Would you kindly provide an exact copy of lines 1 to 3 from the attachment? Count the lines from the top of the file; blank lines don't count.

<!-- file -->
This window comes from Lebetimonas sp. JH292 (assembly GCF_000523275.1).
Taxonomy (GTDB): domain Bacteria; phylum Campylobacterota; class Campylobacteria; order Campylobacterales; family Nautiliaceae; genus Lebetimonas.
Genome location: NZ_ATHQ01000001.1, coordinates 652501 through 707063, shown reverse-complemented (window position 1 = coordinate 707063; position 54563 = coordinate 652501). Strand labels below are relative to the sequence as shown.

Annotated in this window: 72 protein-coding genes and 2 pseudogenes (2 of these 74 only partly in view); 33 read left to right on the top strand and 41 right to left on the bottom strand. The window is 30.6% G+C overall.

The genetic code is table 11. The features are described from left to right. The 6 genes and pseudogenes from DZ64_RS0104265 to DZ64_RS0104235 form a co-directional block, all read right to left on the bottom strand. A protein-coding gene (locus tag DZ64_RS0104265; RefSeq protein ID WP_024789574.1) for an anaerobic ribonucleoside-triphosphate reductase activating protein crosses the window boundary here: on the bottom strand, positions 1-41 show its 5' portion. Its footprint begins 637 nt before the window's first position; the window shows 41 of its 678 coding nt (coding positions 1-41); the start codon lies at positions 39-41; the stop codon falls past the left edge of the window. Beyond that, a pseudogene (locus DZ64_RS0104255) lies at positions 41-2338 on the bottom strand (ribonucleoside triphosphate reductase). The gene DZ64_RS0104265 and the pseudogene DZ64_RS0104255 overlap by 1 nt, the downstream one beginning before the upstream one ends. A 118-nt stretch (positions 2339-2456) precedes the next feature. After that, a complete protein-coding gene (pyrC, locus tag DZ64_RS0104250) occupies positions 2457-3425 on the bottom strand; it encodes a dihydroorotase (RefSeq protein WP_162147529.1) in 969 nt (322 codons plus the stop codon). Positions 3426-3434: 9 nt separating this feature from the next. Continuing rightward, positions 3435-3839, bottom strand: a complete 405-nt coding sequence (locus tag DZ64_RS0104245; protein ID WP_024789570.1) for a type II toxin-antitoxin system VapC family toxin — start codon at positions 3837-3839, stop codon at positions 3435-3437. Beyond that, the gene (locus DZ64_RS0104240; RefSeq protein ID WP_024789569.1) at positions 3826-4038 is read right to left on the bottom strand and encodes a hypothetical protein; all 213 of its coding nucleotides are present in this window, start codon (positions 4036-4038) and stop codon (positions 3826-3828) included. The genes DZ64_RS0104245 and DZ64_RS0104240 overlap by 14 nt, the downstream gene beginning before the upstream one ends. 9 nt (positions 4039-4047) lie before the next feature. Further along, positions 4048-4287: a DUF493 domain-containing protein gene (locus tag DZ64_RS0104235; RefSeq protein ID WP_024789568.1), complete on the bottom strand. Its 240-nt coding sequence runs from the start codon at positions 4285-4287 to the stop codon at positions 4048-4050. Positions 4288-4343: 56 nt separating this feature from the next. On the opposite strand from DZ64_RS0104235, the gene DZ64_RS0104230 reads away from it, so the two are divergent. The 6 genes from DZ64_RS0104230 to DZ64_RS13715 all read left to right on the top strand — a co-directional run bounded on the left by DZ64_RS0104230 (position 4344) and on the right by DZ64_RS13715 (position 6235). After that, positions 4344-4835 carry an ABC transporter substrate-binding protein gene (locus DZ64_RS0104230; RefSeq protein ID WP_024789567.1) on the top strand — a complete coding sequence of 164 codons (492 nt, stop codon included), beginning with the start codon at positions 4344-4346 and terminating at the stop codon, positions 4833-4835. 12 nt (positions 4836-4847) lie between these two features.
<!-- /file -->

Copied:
This window comes from Lebetimonas sp. JH292 (assembly GCF_000523275.1).
Taxonomy (GTDB): domain Bacteria; phylum Campylobacterota; class Campylobacteria; order Campylobacterales; family Nautiliaceae; genus Lebetimonas.
Genome location: NZ_ATHQ01000001.1, coordinates 652501 through 707063, shown reverse-complemented (window position 1 = coordinate 707063; position 54563 = coordinate 652501). Strand labels below are relative to the sequence as shown.